triad


triad

triad [trahy-ad, -uh d] ExamplesWord Origin noun

  1. a group of three, especially of three closely related persons or things.
  2. Chemistry.
    1. an element, atom, or group having a valence of three.Compare monad(def 2), dyad(def 3).
    2. a group of three closely related compounds or elements, as isomers or halides.
  3. Music. a chord of three tones, especially one consisting of a given tone with its major or minor third and its perfect, augmented, or diminished fifth.
  4. (initial capital letter) Military. the three categories of strategic-nuclear-weapons delivery systems: bombers, land-based missiles, and missile-firing submarines.

Origin of triad 1540–50; Latin triad- (stem of trias) Greek triás See tri-, -ad1 Related formstri·ad·ic, adjectivetri·ad·ism, noun Examples from the Web for triadic Historical Examples of triadic

  • For Kempe’s triadic relation in question can be stated, in what he calls its obverse form, in perfectly symmetrical terms.

    International Congress of Arts and Science, Volume I

    Various

  • Truth would be a triadic relation, but of a different sort from that expounded by Mr. Russell.

    Essays in Experimental Logic

    John Dewey

  • As the total system falls into three parts, so every part of the system follows the triadic law.

    Encyclopaedia Britannica, 11th Edition, Volume 13, Slice 2

    Various

  • British Dictionary definitions for triadic triad noun

    1. a group of three; trio
    2. chem an atom, element, group, or ion that has a valency of three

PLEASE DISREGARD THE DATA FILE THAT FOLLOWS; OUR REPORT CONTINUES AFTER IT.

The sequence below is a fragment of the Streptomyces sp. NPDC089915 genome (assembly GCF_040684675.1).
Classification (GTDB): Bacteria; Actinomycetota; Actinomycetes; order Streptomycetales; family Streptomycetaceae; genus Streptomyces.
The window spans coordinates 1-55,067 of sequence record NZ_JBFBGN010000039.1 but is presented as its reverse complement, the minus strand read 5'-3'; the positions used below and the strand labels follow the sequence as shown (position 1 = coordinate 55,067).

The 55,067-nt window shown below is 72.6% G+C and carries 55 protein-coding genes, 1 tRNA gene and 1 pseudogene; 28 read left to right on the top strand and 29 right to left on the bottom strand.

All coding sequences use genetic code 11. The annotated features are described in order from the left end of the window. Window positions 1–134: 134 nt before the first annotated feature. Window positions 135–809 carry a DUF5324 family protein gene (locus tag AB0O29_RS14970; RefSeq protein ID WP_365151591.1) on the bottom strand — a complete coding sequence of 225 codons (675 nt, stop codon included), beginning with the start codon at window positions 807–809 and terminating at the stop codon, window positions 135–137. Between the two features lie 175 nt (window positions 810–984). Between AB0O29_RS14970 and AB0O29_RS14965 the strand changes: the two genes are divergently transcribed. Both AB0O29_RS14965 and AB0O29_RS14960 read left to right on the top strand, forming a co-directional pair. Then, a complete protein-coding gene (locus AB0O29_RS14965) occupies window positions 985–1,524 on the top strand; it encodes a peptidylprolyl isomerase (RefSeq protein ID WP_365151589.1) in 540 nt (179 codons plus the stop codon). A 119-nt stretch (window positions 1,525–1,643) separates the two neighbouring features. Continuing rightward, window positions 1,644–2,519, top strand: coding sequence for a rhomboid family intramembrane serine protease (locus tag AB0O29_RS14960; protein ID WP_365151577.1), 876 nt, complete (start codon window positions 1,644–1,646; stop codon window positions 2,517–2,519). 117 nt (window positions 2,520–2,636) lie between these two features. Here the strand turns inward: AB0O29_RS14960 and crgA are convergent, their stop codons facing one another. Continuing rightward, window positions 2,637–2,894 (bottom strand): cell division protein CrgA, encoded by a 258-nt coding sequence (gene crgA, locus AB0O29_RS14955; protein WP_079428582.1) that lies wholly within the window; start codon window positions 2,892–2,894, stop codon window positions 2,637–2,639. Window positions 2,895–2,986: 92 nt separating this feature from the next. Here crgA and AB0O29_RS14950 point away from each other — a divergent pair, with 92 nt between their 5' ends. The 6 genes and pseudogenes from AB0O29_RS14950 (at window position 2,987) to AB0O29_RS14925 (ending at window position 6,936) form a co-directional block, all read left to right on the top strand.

3. music a three-note chord consisting of a note and the third and fifth above it
    4. an aphoristic literary form used in medieval Welsh and Irish literature
    5. the US strategic nuclear force, consisting of intercontinental ballistic missiles, submarine-launched ballistic missiles, and bombers

    Derived Formstriadic, adjectivetriadism, nounWord Origin for triad C16: from Late Latin trias, from Greek; related to Greek treis three Triad noun

    1. any of several Chinese secret societies, esp one involved in criminal activities, such as drug trafficking

    Word Origin and History for triadic triad n.

    1540s, “group or set of three,” from Late Latin trias (genitive triadis), from Greek trias (genitive triados), from treis “three” (see three). Musical sense of “chord of three notes” is from 1801.

    triadic in Medicine triad [trī′ăd′, -əd] n.

    1. A collection of three things or symptoms having something in common.
    2. The transverse tubule, and the terminal cisternae on each side of it, in a skeletal muscle fiber.

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